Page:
Ice storm glazes central US; sleet-slick roadways caused five fatalities
By Azadeh Ansari and Michael Guy CNN
(CNN) -- The icy weather will linger a bit longer.
The major winter storm affecting parts of the central United States and upper Midwest will continue through Monday, according to the National Weather Service.
A wintery mix of snow and ice is expected from the Central Plains over into the Great Lakes on Monday as additional weather systems intensify and move northeast through Tuesday, the National Weather Service said.
The storm will push north and then east and impact cities like Chicago, Green Bay and Detroit on Monday. It will then head to Rochester, New York, and Springfield, Massachusetts, on Tuesday into Wednesday, said CNN meteorologist Allison Chinchar.
Warm, southerly air will move into the system as it pushes into the Ohio Valley, Chinchar said.
The wintry precipitation is expected to turn into mostly rain as it advances into the Northeast by late Tuesday and Wednesday.
In other parts of the country, significant freezing rain and ice will hit Central Kansas and Eastern Nebraska and move towards Central Iowa on Monday.
On the southern side of the storm, severe weather moved through Texas with one tornado reported outside of Dallas in Grand Prairie, Texas. Some damage has been reported to homes and an airport hangar. No injuries were reported.
Heavy rains were also an issue from Dallas to San Antonio where flash flooding occurred.
Ice in Oklahoma, Kansas and Missouri
More than 17 million Americans are under some type of wintry watch, warning or advisory from the storm in the Midwest, and 3.8 million of those fall under an ice storm warning.
The hardest-hit states of Oklahoma, Kansas and Missouri will continue to see up to 1 inch of ice coating trees and roads, making travel tricky and potentially bringing power outages to millions of residents.
Dangerous travel conditions remain a problem with numerous accidents reported due to the icy roadways.
Oklahoma Gov. Mary Fallin declared a state of emergency for all 77 Oklahoma counties on Thursday.
Nearly 21,000 customers are without power across Oklahoma, the city's Department of Emergency Management told CNN.
In Kansas and Missouri, nearly 200 National Guard soldiers geared up to provide emergency response assistance to local authorities.
In Missouri, three people have died on highways due to the inclement weather conditions, Missouri Dept. of Public Safety spokesman Mike O'Connell told CNN.
A multi-vehicle crash on Saturday led to one motorist being ejected and struck by an unidentified vehicle going southbound on Interstate 29 in Platte County, the Missouri State Highway Patrol said. Also on Saturday, another vehicle overturned on an ice covered roadway in Nodaway County and the driver was ejected.
On Friday a motorist died after she lost control of her vehicle on an icy overpass on Interstate 55 in southeastern Missouri.
The icy conditions caused another weather-related death in Custer County, Oklahoma. A motorist died during a traffic collision in the western part of the state, which resulted in a multi-vehicle pile up on Interstate 40, the Oklahoma Highway Patrol said.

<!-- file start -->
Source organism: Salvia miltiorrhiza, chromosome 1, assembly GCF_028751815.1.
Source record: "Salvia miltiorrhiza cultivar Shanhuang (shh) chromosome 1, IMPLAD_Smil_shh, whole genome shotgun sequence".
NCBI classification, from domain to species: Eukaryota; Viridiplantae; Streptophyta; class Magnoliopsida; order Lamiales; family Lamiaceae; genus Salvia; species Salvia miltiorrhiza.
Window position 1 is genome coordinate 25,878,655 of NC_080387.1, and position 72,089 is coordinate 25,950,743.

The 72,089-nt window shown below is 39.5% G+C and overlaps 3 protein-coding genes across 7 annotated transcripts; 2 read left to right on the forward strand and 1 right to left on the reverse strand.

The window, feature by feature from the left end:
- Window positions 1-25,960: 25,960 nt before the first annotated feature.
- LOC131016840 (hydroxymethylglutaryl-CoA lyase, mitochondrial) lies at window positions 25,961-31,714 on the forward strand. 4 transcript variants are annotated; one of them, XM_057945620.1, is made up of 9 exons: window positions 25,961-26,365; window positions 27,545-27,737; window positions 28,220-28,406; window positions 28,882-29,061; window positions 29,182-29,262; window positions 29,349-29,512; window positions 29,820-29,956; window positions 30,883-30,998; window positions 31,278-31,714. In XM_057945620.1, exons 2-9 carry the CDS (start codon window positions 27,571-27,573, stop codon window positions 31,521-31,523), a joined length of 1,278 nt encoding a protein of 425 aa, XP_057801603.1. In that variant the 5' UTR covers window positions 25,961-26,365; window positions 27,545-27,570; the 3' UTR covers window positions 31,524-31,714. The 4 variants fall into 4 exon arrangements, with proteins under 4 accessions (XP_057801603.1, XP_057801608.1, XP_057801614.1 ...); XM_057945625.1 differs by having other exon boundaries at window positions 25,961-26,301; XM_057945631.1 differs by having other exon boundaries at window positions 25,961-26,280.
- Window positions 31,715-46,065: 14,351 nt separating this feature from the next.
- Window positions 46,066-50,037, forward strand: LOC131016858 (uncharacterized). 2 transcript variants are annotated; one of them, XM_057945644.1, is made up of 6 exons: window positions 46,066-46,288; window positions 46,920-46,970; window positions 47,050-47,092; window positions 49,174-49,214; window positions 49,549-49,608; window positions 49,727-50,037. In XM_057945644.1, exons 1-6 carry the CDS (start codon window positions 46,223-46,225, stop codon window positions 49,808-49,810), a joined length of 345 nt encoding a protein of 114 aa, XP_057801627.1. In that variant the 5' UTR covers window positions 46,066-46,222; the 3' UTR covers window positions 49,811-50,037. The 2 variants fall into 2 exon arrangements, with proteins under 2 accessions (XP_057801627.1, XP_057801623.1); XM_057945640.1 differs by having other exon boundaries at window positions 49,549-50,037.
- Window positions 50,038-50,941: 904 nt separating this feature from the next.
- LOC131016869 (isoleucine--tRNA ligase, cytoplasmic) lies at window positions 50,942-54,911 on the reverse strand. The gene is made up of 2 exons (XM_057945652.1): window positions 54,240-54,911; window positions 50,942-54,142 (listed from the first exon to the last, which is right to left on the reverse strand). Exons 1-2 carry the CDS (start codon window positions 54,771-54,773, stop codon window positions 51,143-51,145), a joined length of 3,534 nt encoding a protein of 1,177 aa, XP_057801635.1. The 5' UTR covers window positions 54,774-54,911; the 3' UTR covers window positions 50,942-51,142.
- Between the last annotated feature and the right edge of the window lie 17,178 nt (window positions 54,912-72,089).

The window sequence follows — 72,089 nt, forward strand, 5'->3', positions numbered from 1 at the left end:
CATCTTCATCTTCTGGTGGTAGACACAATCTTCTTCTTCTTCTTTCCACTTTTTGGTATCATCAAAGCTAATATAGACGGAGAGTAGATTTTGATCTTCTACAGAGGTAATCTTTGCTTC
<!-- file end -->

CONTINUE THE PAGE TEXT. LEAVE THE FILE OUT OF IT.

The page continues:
Oklahoma area hospitals have reported 65 weather-related injuries, the city's Department of Emergency Management told CNN. The majority of those hurt were injured in falls.
In Kansas on Saturday, winter weather conditions caused a fatal car crash in the southwestern part of the state, according to Kansas Adjutant General's Department.
A Kansas Highway Patrol trooper narrowly steered clear of injury on a Kansas interstate Sunday morning when the driver of a semi-truck lost control at a median crossing, police said.
The dramatic video was captured on the patrol car dashcam and later posted to Twitter and Facebook.
The incident happened as the Trooper was traveling east in Russell County on Interstate 70.
No one was hurt in the incident.
Playoff game affected
The NFL rescheduled a playoff game because of the ice storm.
The Kansas City Chiefs game against the Pittsburgh Steelers was moved to 8:20 p.m. ET on Sunday instead of 1:05 p.m. ET, due to "public safety concerns in light of the forecasted storm" at the Chiefs' stadium, the league said.
Kansas City was to see significant icing through the morning on Sunday, changing over to rain early in the afternoon. Moving the game back seven hours was expected to reduce the danger of icy roads for those traveling to the game.
Field crews spent the night at Arrowhead Stadium to ensure they could keep the field in good condition, CNN affiliate KCTV reported.
The field was covered with a tarp on Saturday and warm air was pumped in to prevent ice accumulation, KCTV said.
Due to expected power outages and limitations on travel, the Kansas Department of Emergency Management warned citizens to "make sure their home emergency kits are stocked for a 3-day supply."
Click here for a list of what you should include in your emergency supply kit, according to the Department of Homeland Security.
CNN's Joe Sutton, Brandon Miller, Chandrika Narayan, Monica Garrett and Jennifer Varian contributed to this story.
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